Safety Third

Meditative thoughts from deep in the African wilderness with Boyd Varty

By Boyd Varty

Published: 12-May-2020

Category: general

“I'm inclined to think that we don't need safe spaces. We need to find out how to go beyond safe spaces with more awareness. A safety mindset allows you to go where life is - beyond the world's definition of safe and into the alive. But not naively, wisely." -Boyd Varty

Track Your Life by Boyd Varty

Track Your Life is a mesmerising podcast from South African wildlife activist and author Boyd Varty. It is a beautiful record of his experience spending 40 days and 40 nights on the Londolozi Game Reserve. The following is a transcript of Boyd’s thoughts about safety in the wild, deconstructing his morning run through treacherous terrain. It has been reproduced with his kind permission.

If you’d like to know more about Boyd’s adventures, visit:

Safety Third

As someone who has guided many people into nature, I think that safety occurs in three phases. The first phase - and probably the most important - is a mindset and an awareness that you live in long before a dangerous situation. It's a voice that is always whispering inside of you. It says: “forward thinking, route planning, risk assessment, contingencies, knowing the terrain, local knowledge”. It's always whispering.

The second phase of safety is actually how you handle the dangerous situation itself, should one arise. The third phase is the safety itself - which is a result of the first two phases - hence, ‘Safety Third’.

Mostly, the first phase is done well - a safety mindset - will mitigate the need for the second and arrive you straight at Safety Third.

What's on my mind today as I set out is that, in my experience, overcast conditions can mean hippos out of the water feeding- which is something they don't do when the sun is out and it's hot.

Experience, local knowledge”.

I'm aware that in a few sections where the brush thickens I must change my pace and walk.

Adapt to the terrain. Forward thinking.”

I plan a route and choose a time of day and terrain that would avoid elephants.


With all of this done right, I have the opportunity to run for hours. It's beautiful. Silent. Aware.

I run on white sand fault crest, strewn with silver leaf terminalia Alia and grey stemmed merula trees. I run past herds of zebra and impala. Sweat is pouring off me. I run past a warthog wallowing in a puddle. There is a great joy to being out alone. The reserve is so empty of people right now.

Almost as I'm thinking that I see Frank Hubesi from the landcare team of the reserve driving an old Landrover and from a distance he calls to me in shangaan language.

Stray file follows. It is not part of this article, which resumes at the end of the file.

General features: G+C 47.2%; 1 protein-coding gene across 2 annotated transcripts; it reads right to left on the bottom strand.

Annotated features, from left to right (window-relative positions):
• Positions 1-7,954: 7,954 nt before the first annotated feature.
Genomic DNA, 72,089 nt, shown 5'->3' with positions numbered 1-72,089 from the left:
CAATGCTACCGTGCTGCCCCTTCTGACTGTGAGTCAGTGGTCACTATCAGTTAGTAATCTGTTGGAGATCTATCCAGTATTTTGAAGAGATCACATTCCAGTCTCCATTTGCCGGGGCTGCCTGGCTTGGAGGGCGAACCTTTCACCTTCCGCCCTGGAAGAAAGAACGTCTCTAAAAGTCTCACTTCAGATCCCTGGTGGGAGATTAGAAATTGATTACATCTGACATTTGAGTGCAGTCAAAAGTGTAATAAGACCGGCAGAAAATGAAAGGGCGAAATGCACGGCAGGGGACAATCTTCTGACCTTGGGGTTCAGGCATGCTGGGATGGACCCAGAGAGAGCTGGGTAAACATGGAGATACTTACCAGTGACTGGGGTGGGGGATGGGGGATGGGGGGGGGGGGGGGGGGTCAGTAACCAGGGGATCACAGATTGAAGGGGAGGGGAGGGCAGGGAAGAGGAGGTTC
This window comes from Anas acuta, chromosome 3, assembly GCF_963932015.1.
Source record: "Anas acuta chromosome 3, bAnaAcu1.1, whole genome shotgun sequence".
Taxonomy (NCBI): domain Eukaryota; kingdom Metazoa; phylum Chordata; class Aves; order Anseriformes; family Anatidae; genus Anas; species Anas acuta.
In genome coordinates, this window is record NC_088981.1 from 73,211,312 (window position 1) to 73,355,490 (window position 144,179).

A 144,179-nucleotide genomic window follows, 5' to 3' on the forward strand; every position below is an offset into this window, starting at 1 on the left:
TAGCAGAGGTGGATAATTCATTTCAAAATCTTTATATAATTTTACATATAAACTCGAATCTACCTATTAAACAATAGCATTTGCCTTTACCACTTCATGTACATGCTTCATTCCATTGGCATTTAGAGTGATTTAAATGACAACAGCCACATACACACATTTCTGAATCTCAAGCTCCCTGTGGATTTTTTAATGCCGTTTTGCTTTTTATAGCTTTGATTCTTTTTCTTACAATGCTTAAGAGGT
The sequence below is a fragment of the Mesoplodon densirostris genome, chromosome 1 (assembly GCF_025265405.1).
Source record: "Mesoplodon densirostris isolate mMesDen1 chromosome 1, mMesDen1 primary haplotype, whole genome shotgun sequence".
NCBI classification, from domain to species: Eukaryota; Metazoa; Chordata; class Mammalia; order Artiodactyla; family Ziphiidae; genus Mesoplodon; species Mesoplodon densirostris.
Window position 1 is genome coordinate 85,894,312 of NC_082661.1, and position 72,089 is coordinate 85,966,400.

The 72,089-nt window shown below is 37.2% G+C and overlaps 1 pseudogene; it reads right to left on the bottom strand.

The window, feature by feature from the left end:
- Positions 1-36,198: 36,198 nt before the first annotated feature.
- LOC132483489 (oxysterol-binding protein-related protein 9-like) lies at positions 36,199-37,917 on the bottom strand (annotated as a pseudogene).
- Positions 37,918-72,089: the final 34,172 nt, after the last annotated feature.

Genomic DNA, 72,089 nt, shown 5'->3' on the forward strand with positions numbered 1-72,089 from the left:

“Hello there friend! You staying alone out in the bush?”

I call back, “I'm meeting with spirit”. Frank seems to understand.

I run through the heat with a clear mind. It's as if a great energy current has come up under me. My attention to safety is obviously not just for me, but it's also for the animals. I run past a herd of kudu and for a moment they run with me. I turn my head to the side and one bull is framed, high-horned on a termite mound, while the others bound alongside me.

I'm learning that running can also be mindful: Breath, Footfall. Breath, Footfall. Breath Footfall.

I think of the idea that we live inside the mind of God. Am I then running through the mind of a wild God?

In fact, as I think about this, I realise that safety in the bush - whether alone or guiding others - has been a place where I have practiced mindfulness for years without knowing it.

Now I approach a thicker area.

Slow down”.

I know there is a waterhole nearby.


Suddenly an ox picker - which is birds that sit on big game - alarm and fly up out of some thick shade some 50 yards ahead of me. The birds alert me well in advance and I’m able to indeed avoid a sleeping hippo.

I quickly check the wind.

Understanding the environment”.

I quickly assess my escape routes.


I become aware of natural barriers I could use for cover.


None of this is done with fear; it's natural to me.


I learned from great guides and trackers the way of what I would call ‘slow, deliberate awareness’; assessment and then action.

In great guides, the reaction to danger is paradoxical: instant, yet through presence deliberate and ordered.

I’m realising that I need to take this to other parts of my life.

The hippo stood up, alerted by the alarms of the birds. It cocks its head to listen. It's not yet aware of me only that the birds have startled. I stand still for a moment.